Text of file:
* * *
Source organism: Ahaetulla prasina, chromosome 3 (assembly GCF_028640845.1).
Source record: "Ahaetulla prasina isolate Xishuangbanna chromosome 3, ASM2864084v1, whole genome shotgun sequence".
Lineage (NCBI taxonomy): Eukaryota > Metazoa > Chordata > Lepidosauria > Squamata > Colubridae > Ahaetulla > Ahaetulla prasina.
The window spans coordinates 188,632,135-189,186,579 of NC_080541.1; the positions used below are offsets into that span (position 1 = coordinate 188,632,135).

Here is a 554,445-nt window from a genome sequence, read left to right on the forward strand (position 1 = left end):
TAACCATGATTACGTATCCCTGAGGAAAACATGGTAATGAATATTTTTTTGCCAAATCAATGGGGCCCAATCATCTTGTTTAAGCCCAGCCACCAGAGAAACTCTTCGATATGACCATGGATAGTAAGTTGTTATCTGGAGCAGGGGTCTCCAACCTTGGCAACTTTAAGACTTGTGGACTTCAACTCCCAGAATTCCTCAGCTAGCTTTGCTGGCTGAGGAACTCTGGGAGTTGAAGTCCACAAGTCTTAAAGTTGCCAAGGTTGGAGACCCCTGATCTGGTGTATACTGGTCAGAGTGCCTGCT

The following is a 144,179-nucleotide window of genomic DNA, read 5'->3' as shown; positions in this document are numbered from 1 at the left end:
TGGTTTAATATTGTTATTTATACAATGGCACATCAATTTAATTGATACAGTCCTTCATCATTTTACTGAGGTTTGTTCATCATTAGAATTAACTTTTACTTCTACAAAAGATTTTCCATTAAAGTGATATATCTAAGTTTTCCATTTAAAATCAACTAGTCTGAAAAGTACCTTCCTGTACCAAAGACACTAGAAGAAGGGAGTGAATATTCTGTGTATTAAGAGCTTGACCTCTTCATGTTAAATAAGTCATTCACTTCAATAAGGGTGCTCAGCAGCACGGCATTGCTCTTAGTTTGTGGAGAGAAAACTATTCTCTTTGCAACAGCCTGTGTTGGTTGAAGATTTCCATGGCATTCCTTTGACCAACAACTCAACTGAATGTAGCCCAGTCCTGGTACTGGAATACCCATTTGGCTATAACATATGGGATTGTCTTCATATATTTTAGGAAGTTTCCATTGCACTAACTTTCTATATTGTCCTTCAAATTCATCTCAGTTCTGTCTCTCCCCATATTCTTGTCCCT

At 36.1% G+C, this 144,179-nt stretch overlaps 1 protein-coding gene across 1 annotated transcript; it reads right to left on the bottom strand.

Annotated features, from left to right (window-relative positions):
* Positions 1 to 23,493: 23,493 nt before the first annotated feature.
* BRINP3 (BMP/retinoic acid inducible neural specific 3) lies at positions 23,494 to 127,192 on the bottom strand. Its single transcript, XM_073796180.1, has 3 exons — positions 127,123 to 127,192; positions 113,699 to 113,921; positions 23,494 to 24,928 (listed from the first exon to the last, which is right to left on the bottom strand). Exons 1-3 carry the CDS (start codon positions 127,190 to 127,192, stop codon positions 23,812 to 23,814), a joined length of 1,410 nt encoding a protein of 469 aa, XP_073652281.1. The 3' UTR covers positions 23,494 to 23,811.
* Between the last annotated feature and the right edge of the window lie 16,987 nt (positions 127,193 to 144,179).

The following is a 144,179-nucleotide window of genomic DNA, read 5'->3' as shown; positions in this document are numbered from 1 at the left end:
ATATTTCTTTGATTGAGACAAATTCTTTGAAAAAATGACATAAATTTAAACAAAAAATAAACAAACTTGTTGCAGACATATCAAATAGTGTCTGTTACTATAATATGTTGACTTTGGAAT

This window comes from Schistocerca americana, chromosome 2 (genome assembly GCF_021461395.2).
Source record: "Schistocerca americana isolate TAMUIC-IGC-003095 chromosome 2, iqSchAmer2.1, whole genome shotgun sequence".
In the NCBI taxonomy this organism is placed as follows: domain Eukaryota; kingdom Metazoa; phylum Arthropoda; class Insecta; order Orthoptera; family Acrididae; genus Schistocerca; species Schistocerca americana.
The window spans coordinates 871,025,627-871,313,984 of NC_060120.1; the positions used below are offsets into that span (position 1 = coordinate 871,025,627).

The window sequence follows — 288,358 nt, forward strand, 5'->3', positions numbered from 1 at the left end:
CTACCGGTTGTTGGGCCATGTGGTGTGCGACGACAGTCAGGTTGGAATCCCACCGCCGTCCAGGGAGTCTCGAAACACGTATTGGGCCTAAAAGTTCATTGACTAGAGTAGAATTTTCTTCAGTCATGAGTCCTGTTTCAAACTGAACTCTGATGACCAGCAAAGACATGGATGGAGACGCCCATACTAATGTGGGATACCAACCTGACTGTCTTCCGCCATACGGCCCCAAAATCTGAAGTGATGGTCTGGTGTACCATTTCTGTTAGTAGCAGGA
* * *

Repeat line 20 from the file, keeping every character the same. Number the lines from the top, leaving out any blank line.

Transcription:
The window sequence follows — 288,358 nt, forward strand, 5'->3', positions numbered from 1 at the left end: